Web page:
Archive for the ‘Astrophotography’ Category

One of the more technical things one can do to their digital camera is modify it to either expand or limit the wavelength that is recorded.  Although this can be a do-it-yourself project, there are companies that will do this and guarantee their work.

Modifications can be for ultra violet, infra red, or astrophotography.   Here, for example, is a movie that William Castleman made with his camera.   You can read how he made it on his website.  Basically, he used his Canon EOS-5D (AA screen modified to record hydrogen alpha at 656 nm) to record this and then assembled it in Quicktime Pro (available for either Apple or Windows computers).  Editing/assembly was with Sony Vegas Movie Studio 9.  Incredible work!

There is much published online regarding Infrared (IR) photography.  Photo Extremist has a well written article on The Complete Color Infrared (IR) Tutorial Guide Walkthrough‘.  You can see a variety of both color and black & white work there – including this photo:

Gold is the Sky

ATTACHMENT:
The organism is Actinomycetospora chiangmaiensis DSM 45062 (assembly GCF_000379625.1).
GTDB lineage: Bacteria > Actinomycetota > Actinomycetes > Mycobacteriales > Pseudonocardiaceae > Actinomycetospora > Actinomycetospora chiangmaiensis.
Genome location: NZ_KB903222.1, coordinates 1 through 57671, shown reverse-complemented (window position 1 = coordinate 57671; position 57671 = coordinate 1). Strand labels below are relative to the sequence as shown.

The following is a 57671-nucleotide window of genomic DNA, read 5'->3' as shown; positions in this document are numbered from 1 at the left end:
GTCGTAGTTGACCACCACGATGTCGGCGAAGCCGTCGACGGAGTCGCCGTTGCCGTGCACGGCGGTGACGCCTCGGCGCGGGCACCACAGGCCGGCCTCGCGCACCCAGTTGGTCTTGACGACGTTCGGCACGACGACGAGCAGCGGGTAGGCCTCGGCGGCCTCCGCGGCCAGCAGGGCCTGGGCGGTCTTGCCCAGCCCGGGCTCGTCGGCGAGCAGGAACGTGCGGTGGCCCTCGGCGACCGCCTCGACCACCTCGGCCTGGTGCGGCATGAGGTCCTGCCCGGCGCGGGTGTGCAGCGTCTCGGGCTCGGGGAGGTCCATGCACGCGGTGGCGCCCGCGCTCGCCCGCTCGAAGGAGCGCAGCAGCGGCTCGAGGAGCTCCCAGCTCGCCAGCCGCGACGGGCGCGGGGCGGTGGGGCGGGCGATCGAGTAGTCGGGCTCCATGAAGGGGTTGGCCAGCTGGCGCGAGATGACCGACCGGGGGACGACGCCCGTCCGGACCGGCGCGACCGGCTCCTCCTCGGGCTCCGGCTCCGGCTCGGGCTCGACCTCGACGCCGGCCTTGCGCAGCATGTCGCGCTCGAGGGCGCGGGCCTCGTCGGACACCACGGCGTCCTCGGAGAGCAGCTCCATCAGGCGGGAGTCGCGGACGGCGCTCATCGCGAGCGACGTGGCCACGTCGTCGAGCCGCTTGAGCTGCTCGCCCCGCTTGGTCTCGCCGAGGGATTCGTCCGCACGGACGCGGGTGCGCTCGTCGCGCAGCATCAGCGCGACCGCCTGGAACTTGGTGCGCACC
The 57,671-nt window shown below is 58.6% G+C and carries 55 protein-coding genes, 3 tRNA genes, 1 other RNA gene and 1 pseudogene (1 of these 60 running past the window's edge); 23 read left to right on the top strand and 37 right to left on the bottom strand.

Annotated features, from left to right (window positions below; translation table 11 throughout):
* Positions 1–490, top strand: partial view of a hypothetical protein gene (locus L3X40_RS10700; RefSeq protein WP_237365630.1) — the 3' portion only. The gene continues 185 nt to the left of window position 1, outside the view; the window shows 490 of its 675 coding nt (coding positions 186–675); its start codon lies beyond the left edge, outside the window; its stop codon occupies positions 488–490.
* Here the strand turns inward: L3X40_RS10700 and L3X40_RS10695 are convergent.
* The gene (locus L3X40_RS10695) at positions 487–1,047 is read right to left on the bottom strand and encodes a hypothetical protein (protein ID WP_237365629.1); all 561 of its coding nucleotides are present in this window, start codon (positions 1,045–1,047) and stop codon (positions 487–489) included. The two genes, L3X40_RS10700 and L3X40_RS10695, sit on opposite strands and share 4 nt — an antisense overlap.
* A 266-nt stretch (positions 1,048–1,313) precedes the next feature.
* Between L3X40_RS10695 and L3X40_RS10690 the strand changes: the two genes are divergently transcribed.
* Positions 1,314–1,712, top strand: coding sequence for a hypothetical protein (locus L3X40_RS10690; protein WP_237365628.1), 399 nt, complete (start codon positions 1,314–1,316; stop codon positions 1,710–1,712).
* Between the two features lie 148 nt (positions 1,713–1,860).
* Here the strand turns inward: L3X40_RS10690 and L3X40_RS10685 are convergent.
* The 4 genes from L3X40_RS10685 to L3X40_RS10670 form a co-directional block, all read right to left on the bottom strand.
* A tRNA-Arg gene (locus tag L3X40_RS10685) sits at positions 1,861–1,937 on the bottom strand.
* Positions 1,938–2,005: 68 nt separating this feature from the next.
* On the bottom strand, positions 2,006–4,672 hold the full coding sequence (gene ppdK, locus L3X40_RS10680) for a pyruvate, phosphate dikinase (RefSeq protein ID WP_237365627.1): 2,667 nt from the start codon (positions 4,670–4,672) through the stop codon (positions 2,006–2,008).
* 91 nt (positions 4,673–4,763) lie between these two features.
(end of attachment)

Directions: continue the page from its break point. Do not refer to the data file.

Much more common is the alteration of the digital camera for Infrared work.  LifePixel receives great reviews for a variety of conversions (as well as repair of scratched sensors!).  They have excellent discussions and photographs from their work on Flickr in the group ‘Converted Digital Infrared Cameras‘.  Other conversion locations include Spencer’s Camera & Conversion.   Conversion for a Nikon Digital SLR could run you $325 to $375.    Also, Spencer’s has cameras for sell that are already converted.  A Nikon D70, body only, with full conversion runs $600.  However, it does open another world of photography!  Check out these Flickr groups:  Digital Infrared and D300 Infrared.

For the more ‘technical reader’, Luminous Landscape has posted an in depth discussion here {although the work on that site was done with a modified Cannon D20}.  Luminous Landscape, by the way, is a great source of photography information.

One might ask, “Does this ‘artform’ make be a better photograher?”.  Not necessarily.  I would argue that someone who takes poor ‘regular’ photos, will take poor IR photos!  However, Alexandra Morrison, the Canadian Photographic ‘Artist of the Year 2009’, says it does!  I invite you to see her blog, and specifically her article titled ‘Dedicated Infrared Digital Camera Conversions: Why it makes you a better Photographer‘.

For me, I love photographic experimentation and intend to try it!


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